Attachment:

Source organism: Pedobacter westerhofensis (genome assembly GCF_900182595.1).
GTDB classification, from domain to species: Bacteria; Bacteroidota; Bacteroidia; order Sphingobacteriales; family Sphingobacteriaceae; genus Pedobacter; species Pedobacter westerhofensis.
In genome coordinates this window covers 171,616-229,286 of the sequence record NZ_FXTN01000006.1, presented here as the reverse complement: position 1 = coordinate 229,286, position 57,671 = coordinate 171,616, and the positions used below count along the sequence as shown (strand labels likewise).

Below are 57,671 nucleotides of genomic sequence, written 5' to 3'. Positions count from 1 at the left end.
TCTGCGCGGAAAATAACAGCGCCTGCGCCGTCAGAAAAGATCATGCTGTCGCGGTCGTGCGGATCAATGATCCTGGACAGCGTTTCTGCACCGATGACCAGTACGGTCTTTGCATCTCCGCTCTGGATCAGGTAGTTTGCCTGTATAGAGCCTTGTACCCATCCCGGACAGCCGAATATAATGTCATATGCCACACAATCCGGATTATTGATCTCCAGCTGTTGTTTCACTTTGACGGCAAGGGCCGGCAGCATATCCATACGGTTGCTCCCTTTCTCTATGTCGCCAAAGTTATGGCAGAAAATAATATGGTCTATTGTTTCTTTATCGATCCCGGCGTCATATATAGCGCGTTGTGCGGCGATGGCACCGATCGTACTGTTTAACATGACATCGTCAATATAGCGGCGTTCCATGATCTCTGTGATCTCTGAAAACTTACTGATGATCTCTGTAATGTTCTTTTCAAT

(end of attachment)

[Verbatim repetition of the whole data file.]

Source organism: Pedobacter westerhofensis (genome assembly GCF_900182595.1).
GTDB classification, from domain to species: Bacteria; Bacteroidota; Bacteroidia; order Sphingobacteriales; family Sphingobacteriaceae; genus Pedobacter; species Pedobacter westerhofensis.
In genome coordinates this window covers 171,616-229,286 of the sequence record NZ_FXTN01000006.1, presented here as the reverse complement: position 1 = coordinate 229,286, position 57,671 = coordinate 171,616, and the positions used below count along the sequence as shown (strand labels likewise).

Below are 57,671 nucleotides of genomic sequence, written 5' to 3'. Positions count from 1 at the left end.
TCTGCGCGGAAAATAACAGCGCCTGCGCCGTCAGAAAAGATCATGCTGTCGCGGTCGTGCGGATCAATGATCCTGGACAGCGTTTCTGCACCGATGACCAGTACGGTCTTTGCATCTCCGCTCTGGATCAGGTAGTTTGCCTGTATAGAGCCTTGTACCCATCCCGGACAGCCGAATATAATGTCATATGCCACACAATCCGGATTATTGATCTCCAGCTGTTGTTTCACTTTGACGGCAAGGGCCGGCAGCATATCCATACGGTTGCTCCCTTTCTCTATGTCGCCAAAGTTATGGCAGAAAATAATATGGTCTATTGTTTCTTTATCGATCCCGGCGTCATATATAGCGCGTTGTGCGGCGATGGCACCGATCGTACTGTTTAACATGACATCGTCAATATAGCGGCGTTCCATGATCTCTGTGATCTCTGAAAACTTACTGATGATCTCTGTAATGTTCTTTTCAAT